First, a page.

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Walking to end slavery

1 December 2016

Walking to end slavery

This February I am undertaking a Project Futures three-day walk along the Great Ocean Road in Victoria. All proceeds from the event will be donated directly to The Freedom Partnership’s Trafficking & Slavery Safe House – Australia's only refuge for victims of modern slavery. 

People often ask me, “How is it that you are still doing walks or runs to raise money for your work?” They ask me this because I have been doing these things for a while now – since 1997. And I’m continuously asking my network to support my lifelong cause of helping people who have experienced human trafficking, slavery and forced marriage. I am walking the Great Ocean Road this summer because it is a demonstration of my commitment to be the change I want to see in the world, to lead by example to do what is right, not what is easy. 

Funnily enough, it was my husband, Greg, who reminded me about this commitment. Since Project Futures announced the fundraising walk it has been in the back of my mind as something I should sign up for, as the money raised will have a significant benefit for our Safe House. I was telling him about it a few months ago saying it would be a good thing to do except I am just too busy. I have staff to manage, international conferences to attend, meetings in other states, reports to write, budgets to monitor etc.  Not to mention I have two young children that I couldn’t possibly leave for a few days – oh and the house needs painting, and my sock drawer needs rearranging! 

“Just do it,” said Greg. “I’ll do it with you. The kids can stay with my parents.” 

“We have to raise money, $2500 each,” I said, thinking he would change his mind.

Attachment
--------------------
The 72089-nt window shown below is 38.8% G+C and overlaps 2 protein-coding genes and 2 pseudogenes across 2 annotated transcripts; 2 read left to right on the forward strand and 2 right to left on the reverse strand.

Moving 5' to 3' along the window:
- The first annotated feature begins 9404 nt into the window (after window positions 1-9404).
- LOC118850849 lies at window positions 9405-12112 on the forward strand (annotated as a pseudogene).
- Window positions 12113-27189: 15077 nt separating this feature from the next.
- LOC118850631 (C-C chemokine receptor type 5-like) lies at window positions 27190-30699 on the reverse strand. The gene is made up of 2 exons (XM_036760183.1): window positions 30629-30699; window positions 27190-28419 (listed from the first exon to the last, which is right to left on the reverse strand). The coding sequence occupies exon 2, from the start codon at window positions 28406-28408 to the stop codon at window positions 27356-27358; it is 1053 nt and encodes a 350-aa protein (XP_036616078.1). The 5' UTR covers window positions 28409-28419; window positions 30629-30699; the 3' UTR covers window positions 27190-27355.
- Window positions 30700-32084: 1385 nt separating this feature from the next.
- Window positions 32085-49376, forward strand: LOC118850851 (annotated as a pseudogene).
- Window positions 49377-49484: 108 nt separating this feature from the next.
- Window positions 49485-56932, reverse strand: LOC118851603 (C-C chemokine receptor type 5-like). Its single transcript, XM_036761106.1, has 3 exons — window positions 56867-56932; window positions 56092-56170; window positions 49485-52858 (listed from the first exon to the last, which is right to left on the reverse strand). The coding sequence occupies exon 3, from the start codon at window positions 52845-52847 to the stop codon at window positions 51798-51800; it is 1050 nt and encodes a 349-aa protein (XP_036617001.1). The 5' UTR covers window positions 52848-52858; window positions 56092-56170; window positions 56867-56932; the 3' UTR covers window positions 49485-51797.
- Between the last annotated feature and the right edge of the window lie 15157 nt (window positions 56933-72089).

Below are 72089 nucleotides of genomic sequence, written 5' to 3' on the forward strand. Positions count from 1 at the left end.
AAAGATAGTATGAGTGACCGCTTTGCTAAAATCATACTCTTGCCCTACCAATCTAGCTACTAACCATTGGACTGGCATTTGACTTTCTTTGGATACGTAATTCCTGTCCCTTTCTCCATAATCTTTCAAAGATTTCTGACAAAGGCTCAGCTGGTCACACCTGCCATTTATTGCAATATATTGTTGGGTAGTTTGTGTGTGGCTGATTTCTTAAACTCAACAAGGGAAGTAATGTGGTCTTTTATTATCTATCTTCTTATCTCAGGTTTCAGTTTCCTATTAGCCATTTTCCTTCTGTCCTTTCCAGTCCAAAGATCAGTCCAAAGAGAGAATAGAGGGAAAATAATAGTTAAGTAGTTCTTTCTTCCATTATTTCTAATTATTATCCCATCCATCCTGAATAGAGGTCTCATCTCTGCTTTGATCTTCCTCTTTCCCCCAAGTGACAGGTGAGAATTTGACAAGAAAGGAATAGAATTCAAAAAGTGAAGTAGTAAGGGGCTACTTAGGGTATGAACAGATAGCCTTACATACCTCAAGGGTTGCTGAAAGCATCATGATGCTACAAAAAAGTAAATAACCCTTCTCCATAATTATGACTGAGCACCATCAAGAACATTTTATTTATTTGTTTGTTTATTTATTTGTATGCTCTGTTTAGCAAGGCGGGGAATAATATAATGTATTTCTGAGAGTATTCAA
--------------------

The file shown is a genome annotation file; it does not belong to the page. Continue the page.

“So what?” he said. “We can do that, and whatever we don’t raise we can pay ourselves. It’s a donation to the Safe House, right? Why are you even hesitating?”

This conversation with Greg made me really stop and reflect. Why do we hesitate to get involved in worthwhile causes? Why do we come up with reasons for not giving up a bit of our money, our time, our energy or ourselves to help those in need? I have found that pushing ourselves to be involved in something that is bigger than us can often be transformative and meaningful in ways we did not expect.

And what is the meaning of our involvement for the people who benefit from our engagement? As National Director of The Freedom Partnership and line manager at the Trafficking and Slavery Safe House, I can tell you the meaning is profound. It’s no exaggeration to say that the funds raised by Project Futures are enabling significant changes for survivors of slavery and exploitation who have had horrific experiences in their lives. These changes include becoming physically well, emotionally balanced, cognitively reconnected and socially linked. Our team help survivors to make meaning out of the horror so that they can move beyond those experiences and not be forever defined by them. And the long-term outcome of this support? I recently received a phone call from a former client of the Safe House who is now married, has full time work and a young child. 

“I’m happy, Jenny," she said. “I was just calling to see if you are okay and to tell you if you ever need my help you can ask me.” Profound.

Can you join me in my walk to end slavery? We are looking for 20 people to take up the challenge alongside The Freedom Partnership and Project Futures. Head to: for full details and your free info pack. Registrations close 6 December. 

You can sponsor my walk at: 

By Jenny Stanger - National Manager for The Salvation Army's Freedom Partnership.

This article was first published on The Salvation Army's Freedom Partnership blog

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